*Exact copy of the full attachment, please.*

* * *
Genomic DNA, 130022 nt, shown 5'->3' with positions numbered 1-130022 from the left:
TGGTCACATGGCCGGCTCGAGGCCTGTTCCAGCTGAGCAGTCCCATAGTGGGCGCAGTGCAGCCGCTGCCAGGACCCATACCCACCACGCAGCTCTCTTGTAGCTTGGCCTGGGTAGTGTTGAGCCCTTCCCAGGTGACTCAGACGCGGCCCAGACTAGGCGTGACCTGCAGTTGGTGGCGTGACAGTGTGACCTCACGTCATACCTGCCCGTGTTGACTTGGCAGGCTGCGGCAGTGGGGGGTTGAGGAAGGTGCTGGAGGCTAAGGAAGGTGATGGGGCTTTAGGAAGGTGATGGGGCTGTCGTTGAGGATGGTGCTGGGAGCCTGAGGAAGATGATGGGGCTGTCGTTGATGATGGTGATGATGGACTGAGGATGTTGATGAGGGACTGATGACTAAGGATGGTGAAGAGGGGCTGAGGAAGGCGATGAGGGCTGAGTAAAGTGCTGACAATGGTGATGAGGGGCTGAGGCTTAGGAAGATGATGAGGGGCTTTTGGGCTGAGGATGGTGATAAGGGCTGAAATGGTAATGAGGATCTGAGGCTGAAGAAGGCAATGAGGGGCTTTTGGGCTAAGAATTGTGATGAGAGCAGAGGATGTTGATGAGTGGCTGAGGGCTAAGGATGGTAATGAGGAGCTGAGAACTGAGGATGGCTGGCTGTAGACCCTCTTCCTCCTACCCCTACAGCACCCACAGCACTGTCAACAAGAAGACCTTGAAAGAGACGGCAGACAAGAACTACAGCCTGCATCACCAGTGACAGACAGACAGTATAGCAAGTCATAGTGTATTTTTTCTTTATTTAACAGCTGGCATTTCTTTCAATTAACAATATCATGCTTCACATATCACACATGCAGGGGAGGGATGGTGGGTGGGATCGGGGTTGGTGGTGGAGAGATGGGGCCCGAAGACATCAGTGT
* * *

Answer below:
Genomic DNA, 130022 nt, shown 5'->3' with positions numbered 1-130022 from the left:
TGGTCACATGGCCGGCTCGAGGCCTGTTCCAGCTGAGCAGTCCCATAGTGGGCGCAGTGCAGCCGCTGCCAGGACCCATACCCACCACGCAGCTCTCTTGTAGCTTGGCCTGGGTAGTGTTGAGCCCTTCCCAGGTGACTCAGACGCGGCCCAGACTAGGCGTGACCTGCAGTTGGTGGCGTGACAGTGTGACCTCACGTCATACCTGCCCGTGTTGACTTGGCAGGCTGCGGCAGTGGGGGGTTGAGGAAGGTGCTGGAGGCTAAGGAAGGTGATGGGGCTTTAGGAAGGTGATGGGGCTGTCGTTGAGGATGGTGCTGGGAGCCTGAGGAAGATGATGGGGCTGTCGTTGATGATGGTGATGATGGACTGAGGATGTTGATGAGGGACTGATGACTAAGGATGGTGAAGAGGGGCTGAGGAAGGCGATGAGGGCTGAGTAAAGTGCTGACAATGGTGATGAGGGGCTGAGGCTTAGGAAGATGATGAGGGGCTTTTGGGCTGAGGATGGTGATAAGGGCTGAAATGGTAATGAGGATCTGAGGCTGAAGAAGGCAATGAGGGGCTTTTGGGCTAAGAATTGTGATGAGAGCAGAGGATGTTGATGAGTGGCTGAGGGCTAAGGATGGTAATGAGGAGCTGAGAACTGAGGATGGCTGGCTGTAGACCCTCTTCCTCCTACCCCTACAGCACCCACAGCACTGTCAACAAGAAGACCTTGAAAGAGACGGCAGACAAGAACTACAGCCTGCATCACCAGTGACAGACAGACAGTATAGCAAGTCATAGTGTATTTTTTCTTTATTTAACAGCTGGCATTTCTTTCAATTAACAATATCATGCTTCACATATCACACATGCAGGGGAGGGATGGTGGGTGGGATCGGGGTTGGTGGTGGAGAGATGGGGCCCGAAGACATCAGTGT